Now you have a problem. Your object, ParagraphSelectionDialog, has a list of pointers to Paragraph objects owned by the Document. If you are not careful to coordinate these two objects, the Document - or another client by way of the Document - could invalidate some or all of the pointers held by an instance of ParagraphSelectionDialog! There's no easy way to catch this - a pointer to a valid Paragraph looks the same as a pointer to a deallocated Paragraph, and may even end up pointing to a valid - but different - Paragraph instance! Since clients are allowed, and even expected, to retain and dereference these pointers, the Document loses control over them as soon as they are returned from a public method, even while it retains ownership of the Paragraph o

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thank you for comments. I'll have to think about this. Anyway I write "// other properties" in Document which mean that it has other fields which store it's specific values, for ex. page color, page size etc. –  cos Sep 23 '08 at 5:48

The Easy way

@cos, For the example you have shown, i would say the easiest way to create this system in C++ would be to not trouble with the reference counting. All you have to do would be to make sure that the program flow first destroys the objects (views) which holds the direct references to the objects (paragraphs) in the collection, before the root Document get destroyed.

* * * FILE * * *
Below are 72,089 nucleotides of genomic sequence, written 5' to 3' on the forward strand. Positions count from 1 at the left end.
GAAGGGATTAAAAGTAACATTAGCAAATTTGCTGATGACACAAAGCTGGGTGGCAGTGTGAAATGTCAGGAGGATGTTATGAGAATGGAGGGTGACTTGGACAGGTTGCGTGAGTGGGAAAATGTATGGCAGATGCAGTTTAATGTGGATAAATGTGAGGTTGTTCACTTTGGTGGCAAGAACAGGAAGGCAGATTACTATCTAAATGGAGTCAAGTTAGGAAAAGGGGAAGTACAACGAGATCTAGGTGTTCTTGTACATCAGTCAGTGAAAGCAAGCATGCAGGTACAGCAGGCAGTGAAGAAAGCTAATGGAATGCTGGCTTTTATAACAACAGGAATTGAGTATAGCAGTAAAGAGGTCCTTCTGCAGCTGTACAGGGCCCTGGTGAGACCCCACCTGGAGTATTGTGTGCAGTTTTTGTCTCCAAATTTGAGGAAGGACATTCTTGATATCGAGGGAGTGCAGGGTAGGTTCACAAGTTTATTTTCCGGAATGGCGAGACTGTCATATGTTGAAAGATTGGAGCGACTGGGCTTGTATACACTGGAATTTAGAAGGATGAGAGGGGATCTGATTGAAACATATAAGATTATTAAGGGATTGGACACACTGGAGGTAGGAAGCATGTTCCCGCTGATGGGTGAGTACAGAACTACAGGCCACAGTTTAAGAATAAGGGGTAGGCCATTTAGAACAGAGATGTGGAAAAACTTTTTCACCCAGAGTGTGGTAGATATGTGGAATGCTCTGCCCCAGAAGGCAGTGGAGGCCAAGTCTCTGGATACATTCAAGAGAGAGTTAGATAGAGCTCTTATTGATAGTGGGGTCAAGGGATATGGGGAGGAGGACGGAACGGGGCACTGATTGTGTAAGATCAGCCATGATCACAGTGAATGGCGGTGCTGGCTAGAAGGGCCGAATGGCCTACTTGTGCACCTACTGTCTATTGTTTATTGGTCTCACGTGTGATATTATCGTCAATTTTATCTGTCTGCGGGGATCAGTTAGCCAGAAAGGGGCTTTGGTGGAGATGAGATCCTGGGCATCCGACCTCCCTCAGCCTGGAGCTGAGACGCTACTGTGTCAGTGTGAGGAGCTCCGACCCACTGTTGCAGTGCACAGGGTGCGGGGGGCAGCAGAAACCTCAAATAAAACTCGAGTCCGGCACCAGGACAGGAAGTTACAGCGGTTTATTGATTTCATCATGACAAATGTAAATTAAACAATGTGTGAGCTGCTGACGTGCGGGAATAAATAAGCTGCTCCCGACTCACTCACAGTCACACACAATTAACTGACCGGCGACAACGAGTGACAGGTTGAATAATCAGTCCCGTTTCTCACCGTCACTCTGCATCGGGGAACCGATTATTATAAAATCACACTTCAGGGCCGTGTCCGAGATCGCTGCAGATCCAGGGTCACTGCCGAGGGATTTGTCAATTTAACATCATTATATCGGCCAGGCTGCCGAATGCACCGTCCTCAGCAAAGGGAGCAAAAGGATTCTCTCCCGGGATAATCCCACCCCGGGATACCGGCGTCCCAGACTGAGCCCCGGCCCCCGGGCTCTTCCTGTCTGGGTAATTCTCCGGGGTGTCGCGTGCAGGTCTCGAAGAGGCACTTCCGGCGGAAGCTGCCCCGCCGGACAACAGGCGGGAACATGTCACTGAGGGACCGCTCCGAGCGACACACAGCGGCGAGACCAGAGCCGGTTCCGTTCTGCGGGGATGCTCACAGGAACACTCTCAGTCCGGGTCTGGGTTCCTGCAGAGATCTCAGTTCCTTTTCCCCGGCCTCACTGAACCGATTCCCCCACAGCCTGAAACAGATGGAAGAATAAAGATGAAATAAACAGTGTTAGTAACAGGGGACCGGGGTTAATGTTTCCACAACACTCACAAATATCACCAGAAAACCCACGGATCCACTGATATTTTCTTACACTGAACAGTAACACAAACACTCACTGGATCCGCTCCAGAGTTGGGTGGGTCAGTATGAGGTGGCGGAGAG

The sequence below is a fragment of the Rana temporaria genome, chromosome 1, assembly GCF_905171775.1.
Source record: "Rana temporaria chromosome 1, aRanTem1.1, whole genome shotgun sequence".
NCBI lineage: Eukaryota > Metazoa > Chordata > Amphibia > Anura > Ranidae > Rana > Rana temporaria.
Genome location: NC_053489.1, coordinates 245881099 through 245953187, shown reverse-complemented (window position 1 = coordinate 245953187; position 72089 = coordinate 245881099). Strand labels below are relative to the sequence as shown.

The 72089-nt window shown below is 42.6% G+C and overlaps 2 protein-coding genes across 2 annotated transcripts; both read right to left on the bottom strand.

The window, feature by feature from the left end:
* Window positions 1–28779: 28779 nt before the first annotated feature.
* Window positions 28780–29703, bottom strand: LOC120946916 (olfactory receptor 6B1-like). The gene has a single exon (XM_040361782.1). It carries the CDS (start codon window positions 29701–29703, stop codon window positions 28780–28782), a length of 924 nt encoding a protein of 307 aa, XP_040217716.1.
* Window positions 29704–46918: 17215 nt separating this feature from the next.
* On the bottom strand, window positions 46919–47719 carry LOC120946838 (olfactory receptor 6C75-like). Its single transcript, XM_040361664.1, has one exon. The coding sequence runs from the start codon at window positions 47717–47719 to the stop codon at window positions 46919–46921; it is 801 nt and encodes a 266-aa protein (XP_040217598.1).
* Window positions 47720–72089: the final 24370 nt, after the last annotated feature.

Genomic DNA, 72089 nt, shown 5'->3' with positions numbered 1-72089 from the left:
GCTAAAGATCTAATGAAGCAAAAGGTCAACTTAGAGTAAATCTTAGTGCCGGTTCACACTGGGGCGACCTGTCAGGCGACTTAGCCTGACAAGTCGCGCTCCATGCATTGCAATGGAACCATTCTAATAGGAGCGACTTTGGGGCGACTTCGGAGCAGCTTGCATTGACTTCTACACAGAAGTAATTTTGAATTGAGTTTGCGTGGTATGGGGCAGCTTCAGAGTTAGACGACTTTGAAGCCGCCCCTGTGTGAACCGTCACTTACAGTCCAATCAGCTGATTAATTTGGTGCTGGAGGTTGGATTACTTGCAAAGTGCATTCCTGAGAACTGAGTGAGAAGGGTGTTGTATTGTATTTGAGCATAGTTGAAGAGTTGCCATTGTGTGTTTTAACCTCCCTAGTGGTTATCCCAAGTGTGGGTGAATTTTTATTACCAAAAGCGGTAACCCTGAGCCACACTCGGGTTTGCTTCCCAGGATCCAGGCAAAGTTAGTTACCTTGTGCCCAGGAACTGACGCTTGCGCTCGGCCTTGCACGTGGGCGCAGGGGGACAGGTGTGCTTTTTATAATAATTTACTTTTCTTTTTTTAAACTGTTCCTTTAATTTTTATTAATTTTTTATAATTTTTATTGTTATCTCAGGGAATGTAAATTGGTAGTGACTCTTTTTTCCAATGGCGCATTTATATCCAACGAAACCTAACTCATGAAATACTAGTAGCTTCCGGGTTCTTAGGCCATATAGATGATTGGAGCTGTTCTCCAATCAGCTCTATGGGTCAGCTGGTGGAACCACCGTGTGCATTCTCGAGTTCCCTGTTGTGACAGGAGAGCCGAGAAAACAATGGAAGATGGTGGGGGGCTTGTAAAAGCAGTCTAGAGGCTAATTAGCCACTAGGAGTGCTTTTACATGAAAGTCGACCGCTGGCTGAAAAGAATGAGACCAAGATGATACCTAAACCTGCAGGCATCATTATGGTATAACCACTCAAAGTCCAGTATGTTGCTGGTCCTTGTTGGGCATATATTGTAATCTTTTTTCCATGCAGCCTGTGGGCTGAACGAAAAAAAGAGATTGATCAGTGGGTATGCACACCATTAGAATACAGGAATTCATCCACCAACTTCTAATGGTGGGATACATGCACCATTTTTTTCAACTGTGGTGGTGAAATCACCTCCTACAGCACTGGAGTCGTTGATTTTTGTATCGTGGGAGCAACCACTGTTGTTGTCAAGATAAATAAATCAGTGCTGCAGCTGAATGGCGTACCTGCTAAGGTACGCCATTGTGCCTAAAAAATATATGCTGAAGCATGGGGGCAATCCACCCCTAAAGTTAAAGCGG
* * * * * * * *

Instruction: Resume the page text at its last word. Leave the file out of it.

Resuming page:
The Tough Way

However if you still want to control the lifetimes by reference tracking, you might have to hold references deeper into the hierarchy such that Paragraph objects holds reverse references to the root Document object such that, only when the last paragraph object gets destroyed will the Document object get destructed.

Additionally the paragraph references when used inside the Views class and when passed to other classes, would also have to passed around as reference counted interfaces.

Toughness

This is too much overhead, compared to the simple scheme i listed in the beginning. It avoids all kinds of object counting overheads and more importantly someone who inherits your program does not get trapped in the reference dependency threads traps that criss cross your system.

Alternative Platforms